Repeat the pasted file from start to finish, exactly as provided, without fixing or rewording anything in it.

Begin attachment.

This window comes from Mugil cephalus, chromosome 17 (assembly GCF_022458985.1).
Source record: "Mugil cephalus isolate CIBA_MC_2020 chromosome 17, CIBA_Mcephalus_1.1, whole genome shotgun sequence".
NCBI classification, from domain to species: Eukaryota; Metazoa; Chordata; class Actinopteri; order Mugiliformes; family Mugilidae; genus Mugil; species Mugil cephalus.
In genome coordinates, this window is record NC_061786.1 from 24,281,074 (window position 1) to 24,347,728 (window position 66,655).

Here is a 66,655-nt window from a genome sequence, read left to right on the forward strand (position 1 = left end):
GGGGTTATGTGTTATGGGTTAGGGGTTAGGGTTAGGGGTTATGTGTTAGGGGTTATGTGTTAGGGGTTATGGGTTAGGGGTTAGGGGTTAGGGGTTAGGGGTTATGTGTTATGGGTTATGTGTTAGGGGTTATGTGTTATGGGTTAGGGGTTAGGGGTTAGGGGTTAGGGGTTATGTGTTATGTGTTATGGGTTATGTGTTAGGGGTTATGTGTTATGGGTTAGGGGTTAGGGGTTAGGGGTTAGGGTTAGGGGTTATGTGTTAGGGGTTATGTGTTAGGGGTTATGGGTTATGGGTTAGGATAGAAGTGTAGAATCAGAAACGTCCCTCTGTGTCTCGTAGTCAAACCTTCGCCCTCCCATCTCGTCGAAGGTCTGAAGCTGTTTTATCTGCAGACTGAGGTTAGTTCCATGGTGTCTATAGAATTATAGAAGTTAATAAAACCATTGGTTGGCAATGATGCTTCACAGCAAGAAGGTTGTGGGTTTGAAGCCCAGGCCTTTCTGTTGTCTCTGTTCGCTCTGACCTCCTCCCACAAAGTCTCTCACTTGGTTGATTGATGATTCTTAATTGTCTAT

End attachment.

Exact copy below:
This window comes from Mugil cephalus, chromosome 17 (assembly GCF_022458985.1).
Source record: "Mugil cephalus isolate CIBA_MC_2020 chromosome 17, CIBA_Mcephalus_1.1, whole genome shotgun sequence".
NCBI classification, from domain to species: Eukaryota; Metazoa; Chordata; class Actinopteri; order Mugiliformes; family Mugilidae; genus Mugil; species Mugil cephalus.
In genome coordinates, this window is record NC_061786.1 from 24,281,074 (window position 1) to 24,347,728 (window position 66,655).

Here is a 66,655-nt window from a genome sequence, read left to right on the forward strand (position 1 = left end):
GGGGTTATGTGTTATGGGTTAGGGGTTAGGGTTAGGGGTTATGTGTTAGGGGTTATGTGTTAGGGGTTATGGGTTAGGGGTTAGGGGTTAGGGGTTAGGGGTTATGTGTTATGGGTTATGTGTTAGGGGTTATGTGTTATGGGTTAGGGGTTAGGGGTTAGGGGTTAGGGGTTATGTGTTATGTGTTATGGGTTATGTGTTAGGGGTTATGTGTTATGGGTTAGGGGTTAGGGGTTAGGGGTTAGGGTTAGGGGTTATGTGTTAGGGGTTATGTGTTAGGGGTTATGGGTTATGGGTTAGGATAGAAGTGTAGAATCAGAAACGTCCCTCTGTGTCTCGTAGTCAAACCTTCGCCCTCCCATCTCGTCGAAGGTCTGAAGCTGTTTTATCTGCAGACTGAGGTTAGTTCCATGGTGTCTATAGAATTATAGAAGTTAATAAAACCATTGGTTGGCAATGATGCTTCACAGCAAGAAGGTTGTGGGTTTGAAGCCCAGGCCTTTCTGTTGTCTCTGTTCGCTCTGACCTCCTCCCACAAAGTCTCTCACTTGGTTGATTGATGATTCTTAATTGTCTAT